In <3050.107T650T8914010rask@kampsax.k-net.dk> Rask Ingemann Lambertsen (email@example.com) wrote:
> Den 13-Mar-00 12:54:31 skrev David Whysong fúlgende om "Re: Overcommitable memory??":
>> On 13 Mar 2000, Rask Ingemann Lambertsen wrote:
>>>Apps would be told that the system is out of memory instead of just
>>>getting a SIGKILL'ed out of the blue sky. Apps getting NULL from
>>>malloc() can react appropriately, such as saving your files to disk,
>>>trying again a little later or just exiting if that is acceptable for
>>>what the app was doing. Apps getting SIGKILL will take your unsaved work
>>>with them in the fall.
>> Ok, so my big gravitational simulation gets NULL from malloc and decides
>> to save it's work and exit. Uh-oh, time to demand-load a page of
>> executable code that had been discarded, so we can save the data. Hmm, but
>> we're out of memory...
> Without overcommit that just can not happen. There will be either a free
> page of memory or a free page of swap into which you can swap something
> else out.
No. There WILL NOT be anything available in worst-case scenario. Unless by
not overcommiting you mean "keep 3GiB of virtual memory for each task" and
THIS solution is clearly unappropriate.
>> Even if that succeeds, or there is a foolish "no overcommit" policy, we
>> need disk buffers. What if the program was told to save output to a SCSI
>> device, and the kernel needs to load the driver module? We're out of
> This is purely an administrative/user problem, not a kernel issue. Try
> as you might, you will never make a foolproof system. It is also somewhat
> of a hypothetical example, isn't it? Normally the module would be locked
> into memory because the file system would keep it open.
Ok. Filesystem can need buffer :-) "You will never make a foolproof system"
is exactly right. And without overcommiting many currently working system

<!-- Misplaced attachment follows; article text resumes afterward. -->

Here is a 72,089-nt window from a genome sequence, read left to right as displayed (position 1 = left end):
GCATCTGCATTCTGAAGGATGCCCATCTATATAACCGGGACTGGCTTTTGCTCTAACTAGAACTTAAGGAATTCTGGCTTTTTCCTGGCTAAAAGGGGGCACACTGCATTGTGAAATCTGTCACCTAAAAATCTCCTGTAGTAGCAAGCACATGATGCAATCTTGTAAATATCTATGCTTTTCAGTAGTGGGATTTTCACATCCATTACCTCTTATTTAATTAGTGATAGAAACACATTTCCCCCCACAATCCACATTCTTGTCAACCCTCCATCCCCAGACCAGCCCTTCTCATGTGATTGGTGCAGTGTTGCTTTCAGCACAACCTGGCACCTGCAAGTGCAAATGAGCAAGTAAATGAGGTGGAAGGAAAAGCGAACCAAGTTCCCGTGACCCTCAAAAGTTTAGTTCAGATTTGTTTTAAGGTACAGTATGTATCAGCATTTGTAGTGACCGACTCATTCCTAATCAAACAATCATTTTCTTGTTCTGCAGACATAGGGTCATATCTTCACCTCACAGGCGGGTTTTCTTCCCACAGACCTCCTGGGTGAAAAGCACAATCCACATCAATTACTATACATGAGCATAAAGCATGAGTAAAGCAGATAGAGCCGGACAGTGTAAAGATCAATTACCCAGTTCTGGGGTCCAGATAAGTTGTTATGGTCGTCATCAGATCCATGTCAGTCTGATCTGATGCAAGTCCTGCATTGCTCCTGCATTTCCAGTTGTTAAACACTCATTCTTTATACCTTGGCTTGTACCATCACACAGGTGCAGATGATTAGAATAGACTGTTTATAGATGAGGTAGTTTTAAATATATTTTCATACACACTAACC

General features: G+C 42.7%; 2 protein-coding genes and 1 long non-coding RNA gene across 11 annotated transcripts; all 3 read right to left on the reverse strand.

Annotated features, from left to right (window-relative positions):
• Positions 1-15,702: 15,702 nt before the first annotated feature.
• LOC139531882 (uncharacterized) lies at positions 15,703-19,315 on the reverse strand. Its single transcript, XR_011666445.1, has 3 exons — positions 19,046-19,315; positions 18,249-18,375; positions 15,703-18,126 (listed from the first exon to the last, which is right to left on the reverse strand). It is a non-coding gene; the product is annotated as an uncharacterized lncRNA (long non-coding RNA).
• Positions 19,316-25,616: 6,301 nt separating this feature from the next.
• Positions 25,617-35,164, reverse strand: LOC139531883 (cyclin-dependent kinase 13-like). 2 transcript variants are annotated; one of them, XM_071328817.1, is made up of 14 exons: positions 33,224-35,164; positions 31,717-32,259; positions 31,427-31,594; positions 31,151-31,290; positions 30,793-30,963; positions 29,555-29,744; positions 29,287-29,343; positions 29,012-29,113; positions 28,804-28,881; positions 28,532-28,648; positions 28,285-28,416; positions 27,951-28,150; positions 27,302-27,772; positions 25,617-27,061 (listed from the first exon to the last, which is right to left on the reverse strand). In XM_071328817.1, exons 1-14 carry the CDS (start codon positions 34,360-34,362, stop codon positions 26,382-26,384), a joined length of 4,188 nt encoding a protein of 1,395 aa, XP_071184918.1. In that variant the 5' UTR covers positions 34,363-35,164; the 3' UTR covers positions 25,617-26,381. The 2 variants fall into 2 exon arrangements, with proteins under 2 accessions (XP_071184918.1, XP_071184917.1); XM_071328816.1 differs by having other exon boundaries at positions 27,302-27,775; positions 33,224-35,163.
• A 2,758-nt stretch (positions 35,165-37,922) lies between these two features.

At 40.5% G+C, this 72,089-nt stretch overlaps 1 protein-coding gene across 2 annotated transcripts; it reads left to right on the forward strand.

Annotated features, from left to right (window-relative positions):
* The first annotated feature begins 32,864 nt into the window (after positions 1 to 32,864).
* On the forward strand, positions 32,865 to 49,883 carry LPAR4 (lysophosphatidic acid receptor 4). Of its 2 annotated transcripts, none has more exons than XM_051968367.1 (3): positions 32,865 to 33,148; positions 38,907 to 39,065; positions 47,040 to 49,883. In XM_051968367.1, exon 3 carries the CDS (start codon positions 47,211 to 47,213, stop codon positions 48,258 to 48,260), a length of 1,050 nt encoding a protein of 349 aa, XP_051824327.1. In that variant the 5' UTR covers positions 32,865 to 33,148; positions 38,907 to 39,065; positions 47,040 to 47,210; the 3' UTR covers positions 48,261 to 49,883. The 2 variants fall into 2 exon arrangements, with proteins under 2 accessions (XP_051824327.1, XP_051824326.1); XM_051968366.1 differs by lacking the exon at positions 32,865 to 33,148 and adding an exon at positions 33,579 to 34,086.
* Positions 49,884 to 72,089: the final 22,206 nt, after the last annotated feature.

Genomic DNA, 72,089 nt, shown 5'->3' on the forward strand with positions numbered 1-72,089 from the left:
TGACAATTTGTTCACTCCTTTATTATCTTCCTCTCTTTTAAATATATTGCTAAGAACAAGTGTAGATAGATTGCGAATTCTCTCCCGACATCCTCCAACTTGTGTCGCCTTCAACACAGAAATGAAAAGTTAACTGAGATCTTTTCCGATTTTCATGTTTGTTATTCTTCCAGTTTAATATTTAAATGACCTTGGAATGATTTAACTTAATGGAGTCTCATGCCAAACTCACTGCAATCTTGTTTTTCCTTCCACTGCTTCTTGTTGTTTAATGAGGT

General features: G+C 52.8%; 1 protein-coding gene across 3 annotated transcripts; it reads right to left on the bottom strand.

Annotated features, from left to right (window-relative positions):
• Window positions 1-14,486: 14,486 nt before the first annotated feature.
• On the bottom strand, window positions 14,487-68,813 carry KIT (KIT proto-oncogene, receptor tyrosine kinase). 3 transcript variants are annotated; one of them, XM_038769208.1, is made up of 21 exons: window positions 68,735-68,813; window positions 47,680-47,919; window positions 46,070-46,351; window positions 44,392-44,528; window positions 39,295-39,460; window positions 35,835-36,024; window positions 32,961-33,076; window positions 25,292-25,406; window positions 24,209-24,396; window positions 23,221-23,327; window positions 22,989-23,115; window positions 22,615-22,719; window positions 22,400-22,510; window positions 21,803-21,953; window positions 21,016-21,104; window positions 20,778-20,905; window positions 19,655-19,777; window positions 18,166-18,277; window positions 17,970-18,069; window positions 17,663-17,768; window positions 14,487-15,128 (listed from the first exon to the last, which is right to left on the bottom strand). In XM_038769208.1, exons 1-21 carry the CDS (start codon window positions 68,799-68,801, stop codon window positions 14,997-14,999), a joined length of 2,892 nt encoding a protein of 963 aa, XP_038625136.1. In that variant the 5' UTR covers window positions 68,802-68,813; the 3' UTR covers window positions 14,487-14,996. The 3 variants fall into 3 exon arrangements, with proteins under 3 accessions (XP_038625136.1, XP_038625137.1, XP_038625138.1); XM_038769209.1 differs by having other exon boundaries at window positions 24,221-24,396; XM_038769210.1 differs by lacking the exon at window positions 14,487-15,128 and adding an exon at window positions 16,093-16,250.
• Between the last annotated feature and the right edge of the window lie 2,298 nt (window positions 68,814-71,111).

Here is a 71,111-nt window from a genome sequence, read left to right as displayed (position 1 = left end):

will die with "Out of memory" message out of syslogd or init ...
>> Even if we all build non-modular kernels, the kernel does some
>> dynamic memory allocation.
> I do not know enough about the kernel to answer that one.
It does. All the time. It tries to keep used memory smal, obviously but it's
really hard to predict how much kernel will need.
>> As for "trying again a little later", that leaves you with an unresponsive
>> and unusable system in many cases.
>> And please explain why my simulation -- that may have started many weeks
>> (or months) ago -- should "just exit" because some random 5-minute old
>> Mathematica process went and allocated half a gigabyte of memory?
> You missed the part where I wrote "react appropriately". What is
> appropriate depends on which function the application has. Notice that
> _with_ overcommitment of memory, your simulation that started weeks/months
> ago will be "just killed" because the Matematica process needed half a
> gigabyte of memory. The difference being that with overcommitment of
> memory, you lose all that work. Without overcomitment of memory, you can
> just restart the simulation from the files that were saved.
> Please realize that the only gain from overcomitting memory is that yoy
> may get away with having less swap space. The downside you get is random
> program crashes, lost work, etc.
Exactly like without overcommiting. So
1) with overcommiting you get random program crashes, lost work, etc.
2) without overcommiting you get random program crashes (just MERGINALLY less
random), lost work, etc and you need MUCH more swap.
What do you prefer ?
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This archive was generated by hypermail 2b29 : Wed Mar 15 2000 - 21:00:26 EST